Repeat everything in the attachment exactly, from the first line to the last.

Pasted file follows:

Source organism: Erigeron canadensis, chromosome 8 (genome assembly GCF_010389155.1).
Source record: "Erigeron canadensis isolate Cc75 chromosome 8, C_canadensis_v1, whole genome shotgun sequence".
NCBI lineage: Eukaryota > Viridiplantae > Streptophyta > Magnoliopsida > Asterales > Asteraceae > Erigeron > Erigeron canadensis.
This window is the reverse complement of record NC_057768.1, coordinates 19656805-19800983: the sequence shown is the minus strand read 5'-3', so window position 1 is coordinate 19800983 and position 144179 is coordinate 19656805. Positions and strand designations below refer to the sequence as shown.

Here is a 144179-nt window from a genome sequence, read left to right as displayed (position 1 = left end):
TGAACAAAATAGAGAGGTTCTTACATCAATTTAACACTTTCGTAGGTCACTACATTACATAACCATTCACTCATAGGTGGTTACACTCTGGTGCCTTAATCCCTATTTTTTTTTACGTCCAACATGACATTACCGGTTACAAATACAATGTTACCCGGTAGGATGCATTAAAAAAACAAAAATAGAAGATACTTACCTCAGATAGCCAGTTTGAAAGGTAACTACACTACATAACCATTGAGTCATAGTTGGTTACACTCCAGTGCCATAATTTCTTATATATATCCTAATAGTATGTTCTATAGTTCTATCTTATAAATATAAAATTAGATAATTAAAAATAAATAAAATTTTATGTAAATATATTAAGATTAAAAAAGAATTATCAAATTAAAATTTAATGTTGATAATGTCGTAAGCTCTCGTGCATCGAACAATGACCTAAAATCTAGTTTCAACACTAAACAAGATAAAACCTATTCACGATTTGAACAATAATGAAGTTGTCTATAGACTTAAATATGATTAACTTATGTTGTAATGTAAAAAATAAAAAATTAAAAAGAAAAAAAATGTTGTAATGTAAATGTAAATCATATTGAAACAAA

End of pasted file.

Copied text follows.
Source organism: Erigeron canadensis, chromosome 8 (genome assembly GCF_010389155.1).
Source record: "Erigeron canadensis isolate Cc75 chromosome 8, C_canadensis_v1, whole genome shotgun sequence".
NCBI lineage: Eukaryota > Viridiplantae > Streptophyta > Magnoliopsida > Asterales > Asteraceae > Erigeron > Erigeron canadensis.
This window is the reverse complement of record NC_057768.1, coordinates 19656805-19800983: the sequence shown is the minus strand read 5'-3', so window position 1 is coordinate 19800983 and position 144179 is coordinate 19656805. Positions and strand designations below refer to the sequence as shown.

Here is a 144179-nt window from a genome sequence, read left to right as displayed (position 1 = left end):
TGAACAAAATAGAGAGGTTCTTACATCAATTTAACACTTTCGTAGGTCACTACATTACATAACCATTCACTCATAGGTGGTTACACTCTGGTGCCTTAATCCCTATTTTTTTTTACGTCCAACATGACATTACCGGTTACAAATACAATGTTACCCGGTAGGATGCATTAAAAAAACAAAAATAGAAGATACTTACCTCAGATAGCCAGTTTGAAAGGTAACTACACTACATAACCATTGAGTCATAGTTGGTTACACTCCAGTGCCATAATTTCTTATATATATCCTAATAGTATGTTCTATAGTTCTATCTTATAAATATAAAATTAGATAATTAAAAATAAATAAAATTTTATGTAAATATATTAAGATTAAAAAAGAATTATCAAATTAAAATTTAATGTTGATAATGTCGTAAGCTCTCGTGCATCGAACAATGACCTAAAATCTAGTTTCAACACTAAACAAGATAAAACCTATTCACGATTTGAACAATAATGAAGTTGTCTATAGACTTAAATATGATTAACTTATGTTGTAATGTAAAAAATAAAAAATTAAAAAGAAAAAAAATGTTGTAATGTAAATGTAAATCATATTGAAACAAA